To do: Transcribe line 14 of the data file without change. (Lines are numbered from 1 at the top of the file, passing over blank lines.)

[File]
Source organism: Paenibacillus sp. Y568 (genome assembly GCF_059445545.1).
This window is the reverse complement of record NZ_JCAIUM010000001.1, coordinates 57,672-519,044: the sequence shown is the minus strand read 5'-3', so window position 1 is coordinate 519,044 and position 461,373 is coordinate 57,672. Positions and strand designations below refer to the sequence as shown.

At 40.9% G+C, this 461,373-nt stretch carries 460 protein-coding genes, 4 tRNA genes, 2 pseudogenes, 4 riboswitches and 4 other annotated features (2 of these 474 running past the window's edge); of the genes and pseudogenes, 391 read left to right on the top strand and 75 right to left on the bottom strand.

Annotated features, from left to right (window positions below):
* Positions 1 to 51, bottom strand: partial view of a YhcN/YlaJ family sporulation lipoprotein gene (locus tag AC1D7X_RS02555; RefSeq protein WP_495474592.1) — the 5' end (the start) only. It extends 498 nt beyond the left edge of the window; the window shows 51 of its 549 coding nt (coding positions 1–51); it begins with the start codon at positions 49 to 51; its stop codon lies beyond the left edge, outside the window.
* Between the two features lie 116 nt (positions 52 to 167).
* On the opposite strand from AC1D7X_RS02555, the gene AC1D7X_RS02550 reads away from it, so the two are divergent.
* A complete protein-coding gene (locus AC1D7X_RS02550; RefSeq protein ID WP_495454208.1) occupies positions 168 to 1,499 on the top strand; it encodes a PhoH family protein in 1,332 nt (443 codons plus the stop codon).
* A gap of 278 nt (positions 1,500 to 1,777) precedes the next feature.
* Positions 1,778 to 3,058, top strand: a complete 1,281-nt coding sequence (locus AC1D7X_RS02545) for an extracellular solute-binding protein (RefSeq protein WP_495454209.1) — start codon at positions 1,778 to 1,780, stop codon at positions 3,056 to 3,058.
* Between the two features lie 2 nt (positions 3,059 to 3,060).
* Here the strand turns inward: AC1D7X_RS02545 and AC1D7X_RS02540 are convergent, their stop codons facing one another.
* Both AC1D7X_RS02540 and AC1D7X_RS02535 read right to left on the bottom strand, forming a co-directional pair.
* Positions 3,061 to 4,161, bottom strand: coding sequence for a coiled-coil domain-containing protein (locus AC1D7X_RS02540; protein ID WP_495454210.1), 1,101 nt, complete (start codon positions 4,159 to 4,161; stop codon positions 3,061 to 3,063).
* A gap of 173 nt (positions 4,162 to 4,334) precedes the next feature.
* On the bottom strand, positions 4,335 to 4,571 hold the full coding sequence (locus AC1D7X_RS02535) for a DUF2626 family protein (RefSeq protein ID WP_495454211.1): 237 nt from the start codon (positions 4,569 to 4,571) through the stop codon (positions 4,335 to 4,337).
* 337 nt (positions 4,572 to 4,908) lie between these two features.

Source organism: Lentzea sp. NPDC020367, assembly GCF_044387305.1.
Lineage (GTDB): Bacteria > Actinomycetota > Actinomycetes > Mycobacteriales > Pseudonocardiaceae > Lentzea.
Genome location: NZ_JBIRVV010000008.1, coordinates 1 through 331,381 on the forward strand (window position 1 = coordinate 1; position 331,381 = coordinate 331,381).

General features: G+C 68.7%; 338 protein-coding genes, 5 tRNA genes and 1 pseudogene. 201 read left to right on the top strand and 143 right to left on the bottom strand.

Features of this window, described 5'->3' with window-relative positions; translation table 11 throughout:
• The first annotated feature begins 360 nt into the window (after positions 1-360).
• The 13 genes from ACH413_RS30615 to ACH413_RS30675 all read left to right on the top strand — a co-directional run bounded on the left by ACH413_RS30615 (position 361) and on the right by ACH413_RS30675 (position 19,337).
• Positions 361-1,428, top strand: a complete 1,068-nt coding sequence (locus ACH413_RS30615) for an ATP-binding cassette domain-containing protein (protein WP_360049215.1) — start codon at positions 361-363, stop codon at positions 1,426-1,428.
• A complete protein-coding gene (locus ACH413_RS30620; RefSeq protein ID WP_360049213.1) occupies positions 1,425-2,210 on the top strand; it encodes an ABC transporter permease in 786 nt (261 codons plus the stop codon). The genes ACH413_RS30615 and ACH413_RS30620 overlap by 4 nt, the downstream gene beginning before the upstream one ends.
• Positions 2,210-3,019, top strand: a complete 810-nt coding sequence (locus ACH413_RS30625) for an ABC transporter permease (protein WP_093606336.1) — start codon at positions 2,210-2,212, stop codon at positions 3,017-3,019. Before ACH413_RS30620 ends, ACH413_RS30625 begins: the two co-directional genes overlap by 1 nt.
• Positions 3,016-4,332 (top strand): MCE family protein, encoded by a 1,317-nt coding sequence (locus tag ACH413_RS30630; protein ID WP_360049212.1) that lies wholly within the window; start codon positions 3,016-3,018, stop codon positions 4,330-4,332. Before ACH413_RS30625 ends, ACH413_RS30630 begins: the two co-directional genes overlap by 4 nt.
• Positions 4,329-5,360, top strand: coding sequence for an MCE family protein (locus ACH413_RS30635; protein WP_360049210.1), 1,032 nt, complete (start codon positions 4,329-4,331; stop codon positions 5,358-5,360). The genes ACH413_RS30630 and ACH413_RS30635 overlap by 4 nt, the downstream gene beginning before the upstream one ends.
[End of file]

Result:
* Positions 3,061 to 4,161, bottom strand: coding sequence for a coiled-coil domain-containing protein (locus AC1D7X_RS02540; protein ID WP_495454210.1), 1,101 nt, complete (start codon positions 4,159 to 4,161; stop codon positions 3,061 to 3,063).